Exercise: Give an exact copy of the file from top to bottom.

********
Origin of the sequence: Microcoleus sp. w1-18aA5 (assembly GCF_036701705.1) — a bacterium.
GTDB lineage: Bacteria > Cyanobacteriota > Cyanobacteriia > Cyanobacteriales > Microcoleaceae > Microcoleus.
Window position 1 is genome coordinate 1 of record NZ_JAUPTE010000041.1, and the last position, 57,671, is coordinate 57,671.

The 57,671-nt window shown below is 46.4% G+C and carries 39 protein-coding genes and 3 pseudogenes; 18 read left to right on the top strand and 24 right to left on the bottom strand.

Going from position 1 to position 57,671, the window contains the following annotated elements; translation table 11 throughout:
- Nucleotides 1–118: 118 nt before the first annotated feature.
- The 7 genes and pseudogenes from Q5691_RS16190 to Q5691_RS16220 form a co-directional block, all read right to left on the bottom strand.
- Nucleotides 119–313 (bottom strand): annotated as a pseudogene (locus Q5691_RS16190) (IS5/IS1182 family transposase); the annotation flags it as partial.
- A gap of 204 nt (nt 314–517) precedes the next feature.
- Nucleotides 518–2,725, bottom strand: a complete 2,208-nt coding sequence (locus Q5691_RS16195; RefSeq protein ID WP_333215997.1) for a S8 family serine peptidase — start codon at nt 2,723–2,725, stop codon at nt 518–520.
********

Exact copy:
Origin of the sequence: Microcoleus sp. w1-18aA5 (assembly GCF_036701705.1) — a bacterium.
GTDB lineage: Bacteria > Cyanobacteriota > Cyanobacteriia > Cyanobacteriales > Microcoleaceae > Microcoleus.
Window position 1 is genome coordinate 1 of record NZ_JAUPTE010000041.1, and the last position, 57,671, is coordinate 57,671.

The 57,671-nt window shown below is 46.4% G+C and carries 39 protein-coding genes and 3 pseudogenes; 18 read left to right on the top strand and 24 right to left on the bottom strand.

Going from position 1 to position 57,671, the window contains the following annotated elements; translation table 11 throughout:
- Nucleotides 1–118: 118 nt before the first annotated feature.
- The 7 genes and pseudogenes from Q5691_RS16190 to Q5691_RS16220 form a co-directional block, all read right to left on the bottom strand.
- Nucleotides 119–313 (bottom strand): annotated as a pseudogene (locus Q5691_RS16190) (IS5/IS1182 family transposase); the annotation flags it as partial.
- A gap of 204 nt (nt 314–517) precedes the next feature.
- Nucleotides 518–2,725, bottom strand: a complete 2,208-nt coding sequence (locus Q5691_RS16195; RefSeq protein ID WP_333215997.1) for a S8 family serine peptidase — start codon at nt 2,723–2,725, stop codon at nt 518–520.